An Overview Of Behavior Modification

Updated February 2, 2023by BetterHelp Editorial Team

Behavior modification is generally thought of as the process of changing patterns of human behavior using various motivational techniques, such as negative and positive reinforcement, extinction, fading, shaping, and chaining. It can be a useful tool to encourage desirable behaviors in yourself, your children, or your employees. There are strategies that may improve the effectiveness of behavior modification, and a therapist may help you determine the best ones to achieve your desired change.  

Behavior Modification May Help You Achieve Your Goals.

What Is Behavior Modification?

Many people make New Year’s resolutions, but it’s estimated that 80% of those people no longer follow their resolution by the end of the first month. Behavior modification generally focuses on changing associations with the undesired or desired behaviors to make it more likely that you will stick with your goals.

The theory behind behavior modification identifies that we can change the way we act or react by attaching consequences to our actions and learning from those consequences. The psychologist B.F. Skinner, known for his research on behavioral analysis, postulated that if the consequences of an action are unfavorable, there is a good chance the action or behavior will not be repeated, and if the consequences are favorable, the chances are better that the action or behavior will be repeated. He referred to this concept as “the principle of reinforcement.”

At a fundamental level, Skinner’s behavior analysis modification model can be a way to change habits by following actions with positive or negative consequences to either break bad habits or reinforce good habits.

For many disorders, such as ADHD, behavior therapy has been shown to be effective, and it may improve both behavior and self-esteem. Behavior modification is often used to treat obsessive-compulsive disorder (OCD), attention deficit hyperactivity disorder (ADHD), irrational fears, substance use disorder, generalized anxiety disorder, and separation anxiety disorder in clinical settings. You may develop and implement a behavior modification plan on your own, or you can find a therapist who specializes in behavior modification therapy for additional guidance and support.

Behavior Modification Techniques

Positive Reinforcement And Positive Punishment

In psychology, you can think about the concepts of positive and negative as mathematical symbols. You might keep in mind that taking something away is considered negative, and adding something is seen as positive.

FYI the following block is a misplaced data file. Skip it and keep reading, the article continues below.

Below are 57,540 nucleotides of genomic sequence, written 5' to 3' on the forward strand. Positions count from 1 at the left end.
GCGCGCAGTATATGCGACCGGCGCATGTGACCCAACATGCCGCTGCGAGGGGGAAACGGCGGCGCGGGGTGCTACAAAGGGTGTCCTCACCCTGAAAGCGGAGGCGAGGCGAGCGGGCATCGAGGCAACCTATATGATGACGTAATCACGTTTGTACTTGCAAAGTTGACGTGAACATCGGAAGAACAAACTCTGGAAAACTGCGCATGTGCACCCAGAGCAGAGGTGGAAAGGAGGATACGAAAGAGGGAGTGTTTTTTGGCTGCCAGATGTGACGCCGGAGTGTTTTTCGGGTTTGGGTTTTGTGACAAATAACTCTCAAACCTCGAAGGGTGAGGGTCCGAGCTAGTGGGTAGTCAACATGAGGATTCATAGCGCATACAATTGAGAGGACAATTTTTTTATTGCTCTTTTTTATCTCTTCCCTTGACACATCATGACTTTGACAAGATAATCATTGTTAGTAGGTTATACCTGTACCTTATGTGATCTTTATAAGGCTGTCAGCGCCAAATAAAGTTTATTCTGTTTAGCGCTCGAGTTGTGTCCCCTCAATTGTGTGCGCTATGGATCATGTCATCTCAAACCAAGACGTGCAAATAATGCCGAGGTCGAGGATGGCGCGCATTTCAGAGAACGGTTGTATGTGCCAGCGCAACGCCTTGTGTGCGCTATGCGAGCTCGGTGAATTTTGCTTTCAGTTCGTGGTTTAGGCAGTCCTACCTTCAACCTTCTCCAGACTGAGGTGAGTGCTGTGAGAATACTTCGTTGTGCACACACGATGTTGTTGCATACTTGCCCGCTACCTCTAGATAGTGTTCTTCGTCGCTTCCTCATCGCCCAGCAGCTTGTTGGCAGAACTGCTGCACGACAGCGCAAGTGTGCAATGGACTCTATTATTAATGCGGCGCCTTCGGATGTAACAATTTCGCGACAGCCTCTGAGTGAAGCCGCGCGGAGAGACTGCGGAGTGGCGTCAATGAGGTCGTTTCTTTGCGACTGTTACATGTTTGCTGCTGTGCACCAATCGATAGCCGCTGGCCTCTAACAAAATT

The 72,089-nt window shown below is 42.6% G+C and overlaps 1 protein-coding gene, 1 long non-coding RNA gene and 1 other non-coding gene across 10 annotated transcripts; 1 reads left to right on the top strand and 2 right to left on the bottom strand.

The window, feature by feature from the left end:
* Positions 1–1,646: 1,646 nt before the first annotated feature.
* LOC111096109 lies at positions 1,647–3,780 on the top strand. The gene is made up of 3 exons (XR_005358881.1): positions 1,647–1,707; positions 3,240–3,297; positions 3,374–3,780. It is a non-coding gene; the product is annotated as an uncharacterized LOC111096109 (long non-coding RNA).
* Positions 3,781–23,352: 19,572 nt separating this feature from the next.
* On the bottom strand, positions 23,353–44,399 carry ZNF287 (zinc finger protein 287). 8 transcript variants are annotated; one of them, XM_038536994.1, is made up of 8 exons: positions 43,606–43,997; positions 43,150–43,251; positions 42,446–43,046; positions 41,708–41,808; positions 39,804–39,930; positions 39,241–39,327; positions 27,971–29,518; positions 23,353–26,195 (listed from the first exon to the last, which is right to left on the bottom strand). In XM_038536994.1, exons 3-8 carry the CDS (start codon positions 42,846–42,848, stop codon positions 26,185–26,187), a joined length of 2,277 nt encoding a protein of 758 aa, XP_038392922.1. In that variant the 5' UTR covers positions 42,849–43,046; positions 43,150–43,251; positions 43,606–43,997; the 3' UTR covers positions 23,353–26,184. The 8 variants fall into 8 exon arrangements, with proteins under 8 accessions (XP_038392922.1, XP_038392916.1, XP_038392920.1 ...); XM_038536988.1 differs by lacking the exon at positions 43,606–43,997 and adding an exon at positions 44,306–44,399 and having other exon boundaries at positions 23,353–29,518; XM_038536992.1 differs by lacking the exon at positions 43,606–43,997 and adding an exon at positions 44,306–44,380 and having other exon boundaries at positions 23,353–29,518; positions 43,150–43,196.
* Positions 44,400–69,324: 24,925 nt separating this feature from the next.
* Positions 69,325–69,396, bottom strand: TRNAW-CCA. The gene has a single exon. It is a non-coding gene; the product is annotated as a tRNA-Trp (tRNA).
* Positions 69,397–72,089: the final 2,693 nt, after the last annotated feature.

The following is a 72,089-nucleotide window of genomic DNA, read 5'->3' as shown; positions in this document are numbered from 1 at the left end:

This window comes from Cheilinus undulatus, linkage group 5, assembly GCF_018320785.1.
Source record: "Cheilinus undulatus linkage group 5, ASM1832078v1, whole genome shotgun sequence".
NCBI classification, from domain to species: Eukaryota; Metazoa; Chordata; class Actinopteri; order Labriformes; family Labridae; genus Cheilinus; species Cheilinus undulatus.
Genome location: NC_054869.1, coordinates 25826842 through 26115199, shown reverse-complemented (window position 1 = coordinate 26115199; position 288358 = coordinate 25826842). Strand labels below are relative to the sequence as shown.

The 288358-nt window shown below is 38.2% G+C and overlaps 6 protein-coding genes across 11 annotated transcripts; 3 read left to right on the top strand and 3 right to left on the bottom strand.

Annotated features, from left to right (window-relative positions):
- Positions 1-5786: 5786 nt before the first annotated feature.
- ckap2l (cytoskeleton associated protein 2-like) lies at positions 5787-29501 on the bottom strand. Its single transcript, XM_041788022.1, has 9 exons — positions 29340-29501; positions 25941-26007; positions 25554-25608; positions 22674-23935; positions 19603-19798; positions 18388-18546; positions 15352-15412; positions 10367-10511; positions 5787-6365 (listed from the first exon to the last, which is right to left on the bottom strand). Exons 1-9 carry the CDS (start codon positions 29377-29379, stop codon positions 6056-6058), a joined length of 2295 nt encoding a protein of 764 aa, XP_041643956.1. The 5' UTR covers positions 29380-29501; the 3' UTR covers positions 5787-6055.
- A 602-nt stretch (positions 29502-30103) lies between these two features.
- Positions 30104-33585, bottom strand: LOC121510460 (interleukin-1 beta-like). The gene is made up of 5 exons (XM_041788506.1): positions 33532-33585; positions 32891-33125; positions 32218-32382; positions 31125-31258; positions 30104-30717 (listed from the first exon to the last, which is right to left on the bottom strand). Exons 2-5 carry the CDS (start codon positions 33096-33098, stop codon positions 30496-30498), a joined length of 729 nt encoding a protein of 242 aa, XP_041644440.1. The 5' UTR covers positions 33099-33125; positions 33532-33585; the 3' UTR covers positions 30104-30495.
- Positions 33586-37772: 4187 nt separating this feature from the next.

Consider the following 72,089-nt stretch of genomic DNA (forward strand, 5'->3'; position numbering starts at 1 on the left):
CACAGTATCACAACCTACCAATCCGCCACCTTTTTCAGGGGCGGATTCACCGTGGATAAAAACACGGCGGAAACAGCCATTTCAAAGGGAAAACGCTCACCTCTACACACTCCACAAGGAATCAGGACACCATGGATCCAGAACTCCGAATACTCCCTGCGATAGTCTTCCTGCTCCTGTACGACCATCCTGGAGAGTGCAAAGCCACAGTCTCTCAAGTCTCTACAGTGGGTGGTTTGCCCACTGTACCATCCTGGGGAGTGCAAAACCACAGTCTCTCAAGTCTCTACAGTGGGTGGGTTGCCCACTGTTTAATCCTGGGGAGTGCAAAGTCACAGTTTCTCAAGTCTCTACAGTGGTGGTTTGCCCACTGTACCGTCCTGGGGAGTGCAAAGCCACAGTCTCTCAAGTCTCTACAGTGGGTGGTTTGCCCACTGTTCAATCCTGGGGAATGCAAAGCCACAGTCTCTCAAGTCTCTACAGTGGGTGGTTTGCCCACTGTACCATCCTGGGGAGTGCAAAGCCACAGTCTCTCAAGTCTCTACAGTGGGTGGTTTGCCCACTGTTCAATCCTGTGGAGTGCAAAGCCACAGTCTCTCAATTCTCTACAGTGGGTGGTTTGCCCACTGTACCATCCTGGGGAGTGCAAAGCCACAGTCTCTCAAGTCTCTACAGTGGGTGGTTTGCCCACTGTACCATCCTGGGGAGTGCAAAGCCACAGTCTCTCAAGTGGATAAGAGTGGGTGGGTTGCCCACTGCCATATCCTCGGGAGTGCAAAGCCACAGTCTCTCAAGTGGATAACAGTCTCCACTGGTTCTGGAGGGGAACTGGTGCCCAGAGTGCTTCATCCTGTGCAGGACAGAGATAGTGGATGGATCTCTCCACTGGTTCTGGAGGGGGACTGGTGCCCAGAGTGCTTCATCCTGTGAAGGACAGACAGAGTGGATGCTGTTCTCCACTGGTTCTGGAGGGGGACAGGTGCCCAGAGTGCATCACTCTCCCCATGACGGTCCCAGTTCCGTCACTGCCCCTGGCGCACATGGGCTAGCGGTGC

Generally, positive reinforcement adds a stimulus that reinforces good behavior. For example, you could positively reinforce the behavior of a student by awarding them a prize for doing well on their exam. Positive punishment, on the other hand, describes an added stimulus that decreases the likelihood of an undesired behavior occurring. For example, putting lemon juice (a stimulus) on your fingernails may discourage you from biting your nails (an undesired behavior). Positive punishment also includes corporal punishment, such as spanking, which is often seen as a harmful and unproductive form of behavior modification.

Negative Reinforcement And Negative Punishment

As mentioned above, negative typically means that a stimulus is removed. Negative reinforcement can occur when you remove a stimulus to increase a desired behavior. 

For example, an infant’s cries (a stimulus) may be removed when a parent picks the infant up (the desired behavior). As a result, the parent may be encouraged to pick up their infant more often when they cry. 

Negative punishment can occur when a stimulus is taken away to reduce the frequency of an undesired behavior occurring. For example, a teenager’s cell phone (the stimulus) could be taken away when they stay out past their curfew (the undesired behavior).

Extinction

A behavior can become extinct when a stimulus or reinforcer is removed. For example, if your child becomes accustomed to getting a new toy (stimulus) every time they throw a tantrum (undesired behavior), you might refrain from buying your child a toy when they throw a tantrum. When done consistently, your child is likely to learn that the behavior never produces the desired outcome, and the behavior may become extinct.